A cohort of 74 consecutive patients (age: 59±10, range: 30 to 75 years) with a first episode of myocardial infarction (MI) (64% STEMI and 36% Non STEMI) were included. The study was approved by the Ethics committee of ATTIKON University Hospital [27]. All patients gave written informed consent before participating in the research protocol. Inclusion criteria to the study were patients < 75 years of age with MI with diagnosed and stable CAD or undiagnosed CAD. Exlusion criteria were: patients with known psychiatric illness, more than one MI, and patients with known but un stabilized CAD with frequent chest pain (Canadian class 3-4). Four patients were excluded for previous psychiatric illness and 6 patients for second episode of MI. Anxiety and depression was assessed with the HADS (Hospital Anxiety and Depression Scale) a scale found to perform well in assessing the symptom severity and caseness of anxiety disorders and depression in both somatic, psychiatric and primary care patients and in the general population [28] validated in Greece [29]. Patients were also interviewed according to the structured clinical interview of the DSM-IV masked to the self-reports of symptoms. Both measurements were attained in the first 3 days of hospitalization by a psychologist. In the HADS scale we used a cutoff point of 10, an indication of either high level anxiety symptoms or high level depression symptoms. Data describing how the patient was treated (medically, percutaneous transluminal coronary angioplasty, or coronary bypass grafting surgery), type of medications, comorbid conditions, and cardiovascular risk factors (lipid profile, smoking history, family history, body weight) were obtained by the medical records [30]. Mean intima-media thickness (IMT) in common carotids and carotid bulbs using ultrasound imaging was measured at a period of 30 days after MI. Endothelium dependent FMD of the right brachial artery was determined in all patients. All subjects were studied in the morning, having abstained from alcohol, caffeine and food for 8 hprior to the study; all vasoactive medications were withheld for 48 h before the study. Optimal imaging of the brachial artery was obtained and a resting scan was recorded using an Echo-Doppler ultrasound system (Vivid 7; GE Medical systems) and a 10 MHz transducer. Reactive hyperaemia was then induced by inflation of a blood pressure cuff on the forearm at a pressure of 200 mmHg for 5 min and subsequent deflation; the brachial artery was scanned continuously 30 s before and 90 s after cuff deflation. All images were recorded on super VHS videotape for off-line analysis. Artery diameter measurements were made using electronic calipers from the anterior to the posterior m line. FMD was calculated as the percentage increase in arterial diameter during hyperaemia as compared with the resting scan. B-modeul trasonographic examination was performed in all patients using the same Echo-Doppler ultrasound. Scanning included left and right carotid arteries for the measurement of the IMT; all scans were performed by the same operator. The carotid artery image was focused in the far wall and two segments were identified on each side: the distal 1.0 cm of the common carotid proximal to the bifurcation and the carotid bulb. The mean value of all four sites was used for analysis. All scans were digitally stored (Echopac; GE Medical Systems), and recorded on super VHS videotape for off-line analysis. The associations between vascular indices and the clinical characteristics of the patient are presented by means of standardized regression coefficient P<0.05 was considered to be the level of statistical significance. All statistical tests were two tailed. SPSS 11.5 software was used for statistical analysis. All variables are expressed as means ±S.D. Categorical data were compared by means of the 2-test. Variables with a P value of <0.1 in univariate analysis or of major clinical significance (e.g. sex, blood pressure, glucose, cholesterol, smoking, age, education level) were entered in multiple regression models. All co-variables included in the final models were tested for interactions.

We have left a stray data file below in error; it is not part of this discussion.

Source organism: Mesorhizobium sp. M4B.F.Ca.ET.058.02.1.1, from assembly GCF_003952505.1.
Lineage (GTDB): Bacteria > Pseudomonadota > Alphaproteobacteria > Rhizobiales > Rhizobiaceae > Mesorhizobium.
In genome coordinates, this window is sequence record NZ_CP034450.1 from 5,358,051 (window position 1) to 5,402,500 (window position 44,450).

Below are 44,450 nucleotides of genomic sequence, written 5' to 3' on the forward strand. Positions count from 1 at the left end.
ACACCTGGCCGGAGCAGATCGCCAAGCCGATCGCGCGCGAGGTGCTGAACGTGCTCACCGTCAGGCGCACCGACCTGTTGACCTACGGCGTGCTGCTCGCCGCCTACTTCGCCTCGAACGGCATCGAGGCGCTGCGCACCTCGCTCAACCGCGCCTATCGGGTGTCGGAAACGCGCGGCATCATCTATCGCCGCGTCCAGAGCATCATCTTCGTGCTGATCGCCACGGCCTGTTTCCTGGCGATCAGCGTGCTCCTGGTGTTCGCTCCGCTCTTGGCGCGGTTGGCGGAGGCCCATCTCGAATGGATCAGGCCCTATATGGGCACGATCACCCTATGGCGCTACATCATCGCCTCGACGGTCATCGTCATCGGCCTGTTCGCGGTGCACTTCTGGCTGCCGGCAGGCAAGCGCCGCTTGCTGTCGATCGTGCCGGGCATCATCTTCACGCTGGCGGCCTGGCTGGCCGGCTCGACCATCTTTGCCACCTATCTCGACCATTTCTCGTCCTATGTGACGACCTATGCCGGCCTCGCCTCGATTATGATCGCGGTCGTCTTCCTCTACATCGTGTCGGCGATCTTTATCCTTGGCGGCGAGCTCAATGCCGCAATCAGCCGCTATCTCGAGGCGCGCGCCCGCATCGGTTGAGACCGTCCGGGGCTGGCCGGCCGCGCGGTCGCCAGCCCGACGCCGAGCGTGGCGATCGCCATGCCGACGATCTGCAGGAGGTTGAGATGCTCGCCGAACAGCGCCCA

Table 1